Programs & Services

Coronado Historic Site

Kiva ladder at Coronado.

More than 700 years ago, on the fertile west bank of the Rio Grande just north of Albuquerque, the Tiwa people settled Kuaua Pueblo. Coronado Historic Site is named after the Spanish explorer Francisco Vásquez de Coronado, who camped near here with his soldiers in 1540. Kuaua, which means “evergreen,” was abandoned during the late 16th century.

A square kiva, excavated in 1935, revealed mural paintings now deemed the finest precontact mural art in North America. Visitors, accompanied by a ranger or docent, may descend into this sacred site. Reconstructed adobe walls echo the original pueblo.

The Visitor’s Center, which was designed by architect John Gaw Meem, features 14 original murals on display along with artifacts and information. An interpretive trail winds through the ruins, and ranger-led tours are available.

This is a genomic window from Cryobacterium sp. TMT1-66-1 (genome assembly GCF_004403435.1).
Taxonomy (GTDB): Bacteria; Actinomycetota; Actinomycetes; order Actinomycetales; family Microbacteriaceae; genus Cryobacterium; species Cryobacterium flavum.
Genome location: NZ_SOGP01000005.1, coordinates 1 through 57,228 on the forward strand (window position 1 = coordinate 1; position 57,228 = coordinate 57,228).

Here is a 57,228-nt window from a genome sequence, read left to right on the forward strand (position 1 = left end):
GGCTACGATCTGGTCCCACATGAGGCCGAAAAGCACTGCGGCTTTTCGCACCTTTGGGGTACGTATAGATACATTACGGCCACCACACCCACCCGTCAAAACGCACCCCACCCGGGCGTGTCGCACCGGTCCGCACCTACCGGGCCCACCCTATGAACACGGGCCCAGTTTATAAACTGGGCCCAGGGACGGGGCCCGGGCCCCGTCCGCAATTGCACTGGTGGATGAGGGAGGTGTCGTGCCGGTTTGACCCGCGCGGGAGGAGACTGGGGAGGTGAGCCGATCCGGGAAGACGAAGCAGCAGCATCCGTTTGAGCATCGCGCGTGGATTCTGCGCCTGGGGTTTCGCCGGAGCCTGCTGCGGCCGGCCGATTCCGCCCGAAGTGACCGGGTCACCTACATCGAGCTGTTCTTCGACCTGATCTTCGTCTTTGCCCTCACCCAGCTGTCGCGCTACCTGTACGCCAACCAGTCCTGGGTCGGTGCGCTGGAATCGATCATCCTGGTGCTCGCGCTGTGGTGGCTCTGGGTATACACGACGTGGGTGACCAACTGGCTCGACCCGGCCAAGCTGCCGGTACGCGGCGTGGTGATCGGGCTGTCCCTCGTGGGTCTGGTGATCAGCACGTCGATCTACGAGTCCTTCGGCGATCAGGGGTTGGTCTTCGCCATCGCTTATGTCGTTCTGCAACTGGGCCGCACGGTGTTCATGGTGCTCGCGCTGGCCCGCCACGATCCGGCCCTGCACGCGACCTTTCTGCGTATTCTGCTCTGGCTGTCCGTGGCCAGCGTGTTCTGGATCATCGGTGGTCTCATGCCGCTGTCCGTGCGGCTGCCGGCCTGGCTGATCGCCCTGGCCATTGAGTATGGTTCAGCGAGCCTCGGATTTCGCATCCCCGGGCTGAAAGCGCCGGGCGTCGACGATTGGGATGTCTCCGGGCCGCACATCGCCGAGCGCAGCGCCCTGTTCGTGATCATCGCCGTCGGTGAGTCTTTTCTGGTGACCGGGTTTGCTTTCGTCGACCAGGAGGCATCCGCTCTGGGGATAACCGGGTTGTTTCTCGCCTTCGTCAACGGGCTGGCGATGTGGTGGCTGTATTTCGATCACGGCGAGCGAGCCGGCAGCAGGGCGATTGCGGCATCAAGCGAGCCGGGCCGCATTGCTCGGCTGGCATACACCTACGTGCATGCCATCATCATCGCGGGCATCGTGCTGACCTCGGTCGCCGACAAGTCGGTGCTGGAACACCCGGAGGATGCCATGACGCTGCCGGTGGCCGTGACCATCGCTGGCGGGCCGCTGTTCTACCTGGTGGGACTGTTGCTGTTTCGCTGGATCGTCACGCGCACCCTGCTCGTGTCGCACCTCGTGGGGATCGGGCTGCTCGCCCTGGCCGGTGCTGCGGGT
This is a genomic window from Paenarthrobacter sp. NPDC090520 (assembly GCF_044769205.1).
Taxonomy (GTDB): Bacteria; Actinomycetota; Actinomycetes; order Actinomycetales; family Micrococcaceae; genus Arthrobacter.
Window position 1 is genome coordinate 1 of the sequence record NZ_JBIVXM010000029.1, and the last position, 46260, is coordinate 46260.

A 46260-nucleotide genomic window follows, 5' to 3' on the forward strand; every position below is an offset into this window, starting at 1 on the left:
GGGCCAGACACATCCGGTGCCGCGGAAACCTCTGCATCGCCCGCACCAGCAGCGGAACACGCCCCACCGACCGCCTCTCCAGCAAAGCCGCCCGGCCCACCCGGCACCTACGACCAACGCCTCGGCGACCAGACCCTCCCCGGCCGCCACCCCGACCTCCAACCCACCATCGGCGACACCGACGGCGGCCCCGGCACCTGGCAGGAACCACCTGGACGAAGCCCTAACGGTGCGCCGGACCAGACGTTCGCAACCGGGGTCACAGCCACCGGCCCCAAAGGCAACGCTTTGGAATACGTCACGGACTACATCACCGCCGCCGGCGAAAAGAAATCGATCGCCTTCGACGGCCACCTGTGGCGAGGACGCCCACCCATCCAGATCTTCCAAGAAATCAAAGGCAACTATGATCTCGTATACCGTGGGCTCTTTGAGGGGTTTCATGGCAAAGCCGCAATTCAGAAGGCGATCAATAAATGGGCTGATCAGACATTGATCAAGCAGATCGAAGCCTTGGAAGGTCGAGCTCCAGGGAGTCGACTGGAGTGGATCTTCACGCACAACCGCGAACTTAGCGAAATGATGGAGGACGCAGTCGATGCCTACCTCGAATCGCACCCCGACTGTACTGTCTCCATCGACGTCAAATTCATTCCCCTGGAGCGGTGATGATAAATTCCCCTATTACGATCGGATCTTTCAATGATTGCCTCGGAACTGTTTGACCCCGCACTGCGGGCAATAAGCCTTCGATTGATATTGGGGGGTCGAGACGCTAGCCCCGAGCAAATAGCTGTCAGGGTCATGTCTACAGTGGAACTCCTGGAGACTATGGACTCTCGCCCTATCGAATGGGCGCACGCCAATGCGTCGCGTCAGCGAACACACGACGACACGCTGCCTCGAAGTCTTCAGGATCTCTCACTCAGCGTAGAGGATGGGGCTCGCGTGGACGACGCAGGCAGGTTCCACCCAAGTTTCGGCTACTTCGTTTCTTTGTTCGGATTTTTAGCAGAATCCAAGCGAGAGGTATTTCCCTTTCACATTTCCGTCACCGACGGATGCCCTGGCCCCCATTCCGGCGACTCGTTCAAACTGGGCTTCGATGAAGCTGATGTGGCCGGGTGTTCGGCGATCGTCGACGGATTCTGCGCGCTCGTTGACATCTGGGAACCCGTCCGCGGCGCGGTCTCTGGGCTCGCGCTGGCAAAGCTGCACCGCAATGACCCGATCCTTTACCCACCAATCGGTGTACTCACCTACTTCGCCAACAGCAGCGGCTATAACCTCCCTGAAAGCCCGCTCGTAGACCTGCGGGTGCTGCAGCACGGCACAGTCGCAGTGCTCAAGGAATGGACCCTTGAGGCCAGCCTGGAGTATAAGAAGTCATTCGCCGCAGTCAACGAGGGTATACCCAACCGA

New Mexico CulturePass

Your ticket to 15 exceptional Museums and Historic Sites. From Indian treasures to space exploration, world-class folk art to awesome dinosaurs—our museums and monuments celebrate the essence of New Mexico every day.
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Featured DCA Exhibitions

Setting the Standard: The Fred Harvey Company and Its Legacy

Focusing on the rise of the Fred Harvey Company as a family business and events that transpired specifically in the Land of Enchantment, the exhibition will leave visitors with an understanding of how the Harvey experience resonates in our Southwest today.
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A New Century: The Life and Legacy of Cherokee Artist and Educator Lloyd “Kiva” New

Commemorating the 100th anniversary of Lloyd Henri New’s birth, A New Century: The Life and Legacy of Cherokee Artist and Educator Lloyd “Kiva” New is a mesmerizing look into a storied life.
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What's the Buzz? Why Honey Bees Matter

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Into the Future: Culture Power in Native American Art

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